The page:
What is ransomware?
A ransomware is a type of malware that locks your files, data or the PC itself and extorts money from you in order to provide access. This is a new way for malware writers to ‘collect funds’ for their illegitimate activities on the web. It was found that the United States was on the top of ransomware attacks, followed by Italy and Canada.
How does ransomware get on your computer?
Ransomware looks like an innocent program or a plugin or an email with a ‘clean’ looking attachment that gets installed without the user’s knowledge. As soon as it gets its access to the user’s system, it starts spreading across the system. Finally, at some point the ransomware locks the system or particular files and restricts the user from accessing it. Sometimes, these files are encrypted. A ransomware writer demands a certain amount of money to provide access or decrypt the files.
However, during the ransomware attacks, there is no guarantee that the users will get back their files even after paying the ransom. Hence, it is better to prevent the ransomware attacks than trying to get back your data from some way or other.
How to identify ransomware attacks
The ransomware generally attacks personal data, such as users' pictures, documents, files, and data. It is easy to identify the ransomware. If you see a ransomware note demanding money to give access to your files, or encrypted files, renamed files, locked browser, or a locked screen of your PC, you can say that ransomware has got a grip on your system. However, the symptoms of ransomware attacks can change as per the types of ransomware.
Types of ransomware attacks:
Ransomware attacks in two ways. It either locks the computer screen or encrypts certain files with a password. Based on these two types, the ransomware is divided into two types:
Lock screen ransomware locks your system and demands ransom for letting you access it once again.
Encryption ransomware changes the files in your system and demands money to decrypt them again.
Who can be affected by the ransomware attacks?
It doesn’t matter where you are and what device you are using. Ransomware can attack anybody, anytime and anywhere. The ransomware attacks can take place on any mobile device, PC, or laptop when you are using the internet for surfing, emailing, working, or shopping online. Once it finds a way to your mobile device or the PC, it will employ its encryption and monetization strategies into that PC and mobile device.
When can ransomware get a chance to attack?
So what are the possible events when a ransomware can strike? If you are browsing untrusted websites. Downloading or opening file attachments received from unknown email senders (spam emails). Installing pirated software, outdated software programs, or operating systems.
Precautions against ransomware attacks:
The only reason a ransomware is created is that the malware writers see it as an easy way to make money. Vulnerabilities such as unpatched software, outdated operating systems or people’s ignorance are beneficial for such people with malicious and criminal intentions. Hence, awareness is the best way to avoid any attacks by the ransomware.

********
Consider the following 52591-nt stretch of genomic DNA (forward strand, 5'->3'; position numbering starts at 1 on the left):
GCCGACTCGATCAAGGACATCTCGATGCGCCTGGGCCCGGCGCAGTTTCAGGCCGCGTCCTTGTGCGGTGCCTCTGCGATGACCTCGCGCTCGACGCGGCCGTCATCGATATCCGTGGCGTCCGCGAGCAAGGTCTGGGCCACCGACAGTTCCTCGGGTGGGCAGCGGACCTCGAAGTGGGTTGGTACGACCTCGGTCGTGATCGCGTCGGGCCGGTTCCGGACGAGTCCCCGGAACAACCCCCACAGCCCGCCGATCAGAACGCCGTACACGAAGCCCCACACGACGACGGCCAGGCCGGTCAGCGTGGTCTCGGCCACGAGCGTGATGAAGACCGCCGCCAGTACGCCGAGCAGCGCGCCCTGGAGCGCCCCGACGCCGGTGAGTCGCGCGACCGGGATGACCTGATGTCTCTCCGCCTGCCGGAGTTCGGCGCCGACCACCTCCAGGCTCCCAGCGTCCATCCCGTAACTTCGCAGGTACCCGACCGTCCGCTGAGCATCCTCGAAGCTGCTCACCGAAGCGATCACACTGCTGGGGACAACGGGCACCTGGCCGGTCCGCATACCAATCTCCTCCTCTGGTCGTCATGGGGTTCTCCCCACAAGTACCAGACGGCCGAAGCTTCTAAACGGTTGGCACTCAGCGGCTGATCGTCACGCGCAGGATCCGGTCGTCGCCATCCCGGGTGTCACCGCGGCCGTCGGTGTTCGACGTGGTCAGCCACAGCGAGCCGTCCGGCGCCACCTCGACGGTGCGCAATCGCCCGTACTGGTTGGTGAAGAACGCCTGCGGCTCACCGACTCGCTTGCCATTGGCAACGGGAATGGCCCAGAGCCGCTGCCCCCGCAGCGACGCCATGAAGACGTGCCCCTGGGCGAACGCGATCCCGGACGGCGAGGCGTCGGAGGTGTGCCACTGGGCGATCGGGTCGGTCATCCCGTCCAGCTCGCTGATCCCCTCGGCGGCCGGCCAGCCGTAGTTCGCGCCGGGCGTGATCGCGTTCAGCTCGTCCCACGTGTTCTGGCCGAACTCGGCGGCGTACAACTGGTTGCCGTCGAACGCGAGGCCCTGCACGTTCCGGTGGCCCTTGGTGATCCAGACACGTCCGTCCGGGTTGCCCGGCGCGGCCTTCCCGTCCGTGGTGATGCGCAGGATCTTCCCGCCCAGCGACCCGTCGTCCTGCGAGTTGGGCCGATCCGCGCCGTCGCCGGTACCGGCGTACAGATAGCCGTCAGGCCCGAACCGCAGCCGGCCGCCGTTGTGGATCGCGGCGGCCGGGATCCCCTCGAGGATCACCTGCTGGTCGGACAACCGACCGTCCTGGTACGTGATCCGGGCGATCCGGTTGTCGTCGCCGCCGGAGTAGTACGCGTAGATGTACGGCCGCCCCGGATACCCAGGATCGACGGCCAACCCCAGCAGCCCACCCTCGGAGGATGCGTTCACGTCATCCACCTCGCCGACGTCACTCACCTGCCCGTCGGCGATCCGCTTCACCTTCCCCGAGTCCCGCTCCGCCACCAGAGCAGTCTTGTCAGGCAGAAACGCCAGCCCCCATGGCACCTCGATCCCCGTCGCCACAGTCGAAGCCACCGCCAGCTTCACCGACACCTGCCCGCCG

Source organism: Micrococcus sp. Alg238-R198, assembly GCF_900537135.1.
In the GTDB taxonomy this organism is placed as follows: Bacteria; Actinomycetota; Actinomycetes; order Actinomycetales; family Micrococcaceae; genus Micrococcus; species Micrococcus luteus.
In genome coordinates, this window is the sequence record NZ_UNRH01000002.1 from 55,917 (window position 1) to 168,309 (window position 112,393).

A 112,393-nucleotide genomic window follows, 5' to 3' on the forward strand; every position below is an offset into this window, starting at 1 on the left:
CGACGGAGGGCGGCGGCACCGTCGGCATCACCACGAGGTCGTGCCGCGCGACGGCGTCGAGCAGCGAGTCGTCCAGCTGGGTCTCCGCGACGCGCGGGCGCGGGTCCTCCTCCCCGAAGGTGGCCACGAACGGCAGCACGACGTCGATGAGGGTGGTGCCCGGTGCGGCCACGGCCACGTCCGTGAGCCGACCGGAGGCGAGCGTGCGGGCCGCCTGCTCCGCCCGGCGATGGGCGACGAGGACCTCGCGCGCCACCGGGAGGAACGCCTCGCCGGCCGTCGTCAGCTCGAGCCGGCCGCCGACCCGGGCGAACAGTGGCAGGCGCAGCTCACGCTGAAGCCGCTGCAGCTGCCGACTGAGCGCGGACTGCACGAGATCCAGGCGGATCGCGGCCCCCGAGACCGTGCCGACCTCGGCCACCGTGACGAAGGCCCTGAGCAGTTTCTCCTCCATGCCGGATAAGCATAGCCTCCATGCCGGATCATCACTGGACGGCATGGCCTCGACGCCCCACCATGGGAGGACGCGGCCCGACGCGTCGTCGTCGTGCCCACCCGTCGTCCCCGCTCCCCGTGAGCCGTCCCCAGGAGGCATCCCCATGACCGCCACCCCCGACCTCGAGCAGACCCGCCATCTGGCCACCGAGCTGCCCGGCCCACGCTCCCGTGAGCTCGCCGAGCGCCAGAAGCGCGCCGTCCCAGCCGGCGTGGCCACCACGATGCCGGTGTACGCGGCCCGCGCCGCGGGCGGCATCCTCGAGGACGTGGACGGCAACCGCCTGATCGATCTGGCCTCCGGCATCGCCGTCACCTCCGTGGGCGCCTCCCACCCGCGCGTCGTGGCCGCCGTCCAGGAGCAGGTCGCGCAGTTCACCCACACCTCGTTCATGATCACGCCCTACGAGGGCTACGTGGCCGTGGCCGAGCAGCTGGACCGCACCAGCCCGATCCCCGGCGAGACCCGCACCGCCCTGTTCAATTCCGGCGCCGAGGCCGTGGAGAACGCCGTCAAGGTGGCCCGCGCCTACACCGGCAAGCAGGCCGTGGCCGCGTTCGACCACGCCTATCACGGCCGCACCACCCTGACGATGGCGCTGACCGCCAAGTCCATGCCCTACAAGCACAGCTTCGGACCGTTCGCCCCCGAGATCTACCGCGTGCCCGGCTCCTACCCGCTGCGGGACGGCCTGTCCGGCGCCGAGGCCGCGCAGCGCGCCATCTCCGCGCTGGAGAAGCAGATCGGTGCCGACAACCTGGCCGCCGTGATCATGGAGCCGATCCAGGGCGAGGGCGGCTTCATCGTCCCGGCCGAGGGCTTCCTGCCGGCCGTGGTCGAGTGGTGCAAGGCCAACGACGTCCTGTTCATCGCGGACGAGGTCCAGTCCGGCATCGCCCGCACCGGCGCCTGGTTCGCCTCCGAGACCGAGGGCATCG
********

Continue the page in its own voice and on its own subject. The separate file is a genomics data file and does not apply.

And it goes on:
Here are a few steps you can take to tackle or deal with ransomware attacks:
- Windows users are advised to keep their Windows Operating System up-to-date. If you upgrade to Windows 10, you will reduce the events of the ransomware attack to the maximum extent.
- Always backup your important data to an external hard-drive.
- Enable file history or system protection.
- Beware of phishing emails, spam, and check the email before clicking the malicious attachment.
- Use two-factor authentication.
- Use a safe and password-protected internet connection.
- Avoid websites that are often the breeding grounds for malware such as illegal download sites, porn sites, and gambling sites.
- Install, use, and regularly update an antivirus solution.
It is advisable that you take the problem of ransomware attacks seriously. It not only endangers your data, but it can also breach your privacy to such extent that it can harm your reputation also.
The number of enterprise victims being targeted by ransomware is increasing. The sensitive files are encrypted, and large amounts of money are demanded to restore the files. Due to the encryption of the files, it can be practically impossible to reverse-engineer the encryption or “crack” the files without the original encryption key, which only the attackers will have access to. The best advice for prevention is to ensure confidential, sensitive, or important files are securely backed up in a remote, unconnected backup or storage facility.
ONE MORE THING!
The latest trend is heavily accented technicians calling you saying they are from Microsoft. They claim you have a virus and want to log into your computer to check it for free. They plant a virus and ask for $300 to clean it. It’s just a scam. Hang up!